It’s strange to revisit these movies in 2024, and not only because they’re aggro, or unconventional, or slightly disturbing. When Trecartin was an undergraduate at the Rhode Island School of Design, where he made his most revered films, he etched a place alongside the Soulja Boys and Lil Bs of the world: early-2010s torchbearers who broke through the aughts’ digital barriers, and in doing so, became intellectual curiosities. (It’s well-known lore that Lil B once embarked on a series of university lectures; at his famed NYU speech, he knighted a wide-eyed kid named Timothee Chalamet.) This was apt, because new digi-anarchy meant a need for new figureheads: not necessarily to establish parameters, but more so to demonstrate how far, and how freely, the parameters that already existed could be pushed. “It was like a cultural watershed,” Massamiliano Gioni, the artistic director of Manhattan’s New Museum, told the New Yorker of Trecartin’s work, in 2014. “I felt this was the voice of a different age and a different time, a different sexuality, a different kind of behavior. There’s this idea that a character can be many people at the same time. And the act of communication becomes the subject of his videos. We’re all trying to communicate, and what we communicate about is less and less relevant. When I watch his videos, I feel a speeded-up version of what we’re all doing.”

Ten years later, the films are still speed-runs of what we’re all doing, which is stranger now than it was then, because we’re all doing those things far faster than we ever did. In retrospect, immersing—then recognizing—oneself in Center Jenny’s insular digital wasteland is also acknowledging, even if subconsciously, a crucial line of questioning: Where do we even go from here? The 2020s are only four years old, but within that brief span, the answer has seemed to be an emphatic, eye-rolling “everywhere.” The boundaries Trecartin’s early-10’s films fucked with aren’t so much boundaries, anymore, as ghostly suggestions, old wraiths of a bygone time that used to think certain things were off limits. Today, not only are old border-lines largely obsolete, but they’re laughable, too: of course you can have a different sexuality; of course you can have a different kind of behavior; of course you can be multiple people at the same time; of course all of us are trying to communicate; of course none of this is going to matter in five years. Faced with its own fleetingness, our fast-paced era resolves to do everything as superlatively as possible—no different, in theory, from the Trecartin-heads who YOLO’d through the 2010s, or the GeoCities geeks who hacked through the 1980s. Every day, the prefix “hyper” means less than it did a week ago.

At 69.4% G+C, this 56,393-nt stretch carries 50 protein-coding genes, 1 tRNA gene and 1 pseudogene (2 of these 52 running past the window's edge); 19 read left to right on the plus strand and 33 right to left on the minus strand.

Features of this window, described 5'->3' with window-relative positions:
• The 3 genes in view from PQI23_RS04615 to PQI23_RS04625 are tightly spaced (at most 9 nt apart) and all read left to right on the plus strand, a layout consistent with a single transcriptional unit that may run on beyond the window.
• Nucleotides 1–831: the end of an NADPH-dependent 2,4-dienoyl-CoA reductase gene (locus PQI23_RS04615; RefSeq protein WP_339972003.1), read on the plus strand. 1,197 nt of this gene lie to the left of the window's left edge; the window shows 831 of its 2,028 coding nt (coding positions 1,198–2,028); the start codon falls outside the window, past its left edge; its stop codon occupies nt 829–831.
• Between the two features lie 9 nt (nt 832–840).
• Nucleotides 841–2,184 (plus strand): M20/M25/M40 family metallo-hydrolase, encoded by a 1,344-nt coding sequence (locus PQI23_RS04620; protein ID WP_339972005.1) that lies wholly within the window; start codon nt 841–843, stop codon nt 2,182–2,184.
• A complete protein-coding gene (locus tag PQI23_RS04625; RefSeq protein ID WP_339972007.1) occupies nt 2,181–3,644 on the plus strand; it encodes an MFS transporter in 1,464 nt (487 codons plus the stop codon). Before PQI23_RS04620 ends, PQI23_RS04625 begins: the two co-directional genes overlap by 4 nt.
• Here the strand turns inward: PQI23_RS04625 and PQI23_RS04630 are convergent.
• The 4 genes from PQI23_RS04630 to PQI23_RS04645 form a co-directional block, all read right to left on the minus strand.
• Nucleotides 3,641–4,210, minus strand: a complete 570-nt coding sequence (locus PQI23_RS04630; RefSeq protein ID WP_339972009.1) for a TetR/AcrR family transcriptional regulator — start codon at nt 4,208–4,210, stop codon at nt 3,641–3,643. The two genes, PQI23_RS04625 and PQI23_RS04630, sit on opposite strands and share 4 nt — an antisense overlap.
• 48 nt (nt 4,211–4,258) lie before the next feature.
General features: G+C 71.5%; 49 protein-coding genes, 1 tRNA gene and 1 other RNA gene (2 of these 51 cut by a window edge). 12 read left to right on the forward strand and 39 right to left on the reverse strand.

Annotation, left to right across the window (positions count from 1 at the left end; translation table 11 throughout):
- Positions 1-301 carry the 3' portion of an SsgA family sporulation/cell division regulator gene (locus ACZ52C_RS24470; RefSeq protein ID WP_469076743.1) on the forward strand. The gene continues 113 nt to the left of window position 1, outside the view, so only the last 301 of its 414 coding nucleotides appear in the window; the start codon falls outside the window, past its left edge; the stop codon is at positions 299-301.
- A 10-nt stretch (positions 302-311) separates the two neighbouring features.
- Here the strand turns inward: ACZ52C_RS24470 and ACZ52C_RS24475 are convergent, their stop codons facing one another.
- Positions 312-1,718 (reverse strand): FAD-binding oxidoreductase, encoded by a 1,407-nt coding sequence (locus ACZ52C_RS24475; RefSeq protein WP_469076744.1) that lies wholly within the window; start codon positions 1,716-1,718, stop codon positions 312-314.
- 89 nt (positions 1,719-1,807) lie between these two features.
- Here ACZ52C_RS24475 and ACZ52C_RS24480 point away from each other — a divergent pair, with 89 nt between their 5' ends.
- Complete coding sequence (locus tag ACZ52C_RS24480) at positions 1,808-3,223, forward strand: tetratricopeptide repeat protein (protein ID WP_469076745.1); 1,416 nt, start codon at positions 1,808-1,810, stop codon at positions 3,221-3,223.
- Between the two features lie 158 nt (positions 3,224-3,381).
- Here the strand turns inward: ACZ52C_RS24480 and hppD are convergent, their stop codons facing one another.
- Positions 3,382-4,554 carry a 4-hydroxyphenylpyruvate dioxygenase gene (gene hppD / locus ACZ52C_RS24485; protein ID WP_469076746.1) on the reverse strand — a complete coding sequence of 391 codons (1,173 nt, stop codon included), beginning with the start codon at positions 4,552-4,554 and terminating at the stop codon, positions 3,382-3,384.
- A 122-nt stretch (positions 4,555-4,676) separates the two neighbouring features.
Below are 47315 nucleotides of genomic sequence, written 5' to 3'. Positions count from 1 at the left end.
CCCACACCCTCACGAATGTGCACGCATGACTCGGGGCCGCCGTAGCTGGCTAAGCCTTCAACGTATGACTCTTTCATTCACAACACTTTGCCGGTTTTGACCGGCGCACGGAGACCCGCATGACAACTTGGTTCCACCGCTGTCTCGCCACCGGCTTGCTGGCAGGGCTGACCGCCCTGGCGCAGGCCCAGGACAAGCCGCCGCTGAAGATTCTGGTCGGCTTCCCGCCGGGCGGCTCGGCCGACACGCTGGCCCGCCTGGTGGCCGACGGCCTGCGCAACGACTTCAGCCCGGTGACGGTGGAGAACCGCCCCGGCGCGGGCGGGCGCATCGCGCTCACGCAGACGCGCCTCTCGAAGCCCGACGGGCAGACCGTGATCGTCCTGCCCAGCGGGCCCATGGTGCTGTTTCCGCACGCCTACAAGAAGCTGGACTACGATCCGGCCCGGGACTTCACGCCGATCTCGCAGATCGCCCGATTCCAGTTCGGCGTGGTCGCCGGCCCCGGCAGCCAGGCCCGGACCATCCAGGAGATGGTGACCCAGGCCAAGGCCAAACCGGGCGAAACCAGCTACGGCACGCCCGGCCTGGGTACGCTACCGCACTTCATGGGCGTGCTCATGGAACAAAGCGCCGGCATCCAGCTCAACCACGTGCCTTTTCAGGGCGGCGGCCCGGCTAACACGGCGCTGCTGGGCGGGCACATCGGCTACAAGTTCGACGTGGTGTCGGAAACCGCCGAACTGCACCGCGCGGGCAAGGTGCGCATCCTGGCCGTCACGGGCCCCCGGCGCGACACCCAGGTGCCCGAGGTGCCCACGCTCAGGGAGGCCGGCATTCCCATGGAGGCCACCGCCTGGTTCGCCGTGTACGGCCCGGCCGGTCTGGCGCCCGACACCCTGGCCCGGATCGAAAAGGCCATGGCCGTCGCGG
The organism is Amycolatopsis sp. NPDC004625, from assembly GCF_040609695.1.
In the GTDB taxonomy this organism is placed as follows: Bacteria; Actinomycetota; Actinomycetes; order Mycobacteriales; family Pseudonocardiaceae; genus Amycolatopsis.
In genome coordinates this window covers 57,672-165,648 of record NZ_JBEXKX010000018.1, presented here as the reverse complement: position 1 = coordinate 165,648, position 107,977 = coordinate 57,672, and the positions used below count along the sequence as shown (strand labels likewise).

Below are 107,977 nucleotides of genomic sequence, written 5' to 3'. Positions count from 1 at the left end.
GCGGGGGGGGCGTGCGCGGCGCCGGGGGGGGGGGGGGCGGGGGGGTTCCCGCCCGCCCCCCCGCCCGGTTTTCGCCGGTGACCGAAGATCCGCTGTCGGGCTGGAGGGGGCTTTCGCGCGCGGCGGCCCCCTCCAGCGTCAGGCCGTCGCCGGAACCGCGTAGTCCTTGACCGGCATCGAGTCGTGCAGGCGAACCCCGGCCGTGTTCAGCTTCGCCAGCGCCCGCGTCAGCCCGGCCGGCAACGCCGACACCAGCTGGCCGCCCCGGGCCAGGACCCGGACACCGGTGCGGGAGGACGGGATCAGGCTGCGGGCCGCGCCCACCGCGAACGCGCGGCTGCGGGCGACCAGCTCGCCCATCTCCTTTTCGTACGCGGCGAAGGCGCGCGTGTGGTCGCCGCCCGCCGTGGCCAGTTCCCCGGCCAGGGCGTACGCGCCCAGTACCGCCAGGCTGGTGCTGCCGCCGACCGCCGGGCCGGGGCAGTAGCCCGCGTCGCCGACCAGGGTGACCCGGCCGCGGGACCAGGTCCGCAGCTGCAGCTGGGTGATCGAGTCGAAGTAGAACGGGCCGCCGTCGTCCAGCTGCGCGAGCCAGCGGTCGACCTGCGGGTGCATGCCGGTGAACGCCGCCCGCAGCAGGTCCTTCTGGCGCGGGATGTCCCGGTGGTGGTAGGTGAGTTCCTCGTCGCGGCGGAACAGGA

“Every year we acclimate to a faster pace. (…) It’s as if the momentum and transformative possibilities of information are more important than securing a static legacy.”

Still from CENTER JENNY (2013). Photo courtesy of Musée d’art contemporain de Montréal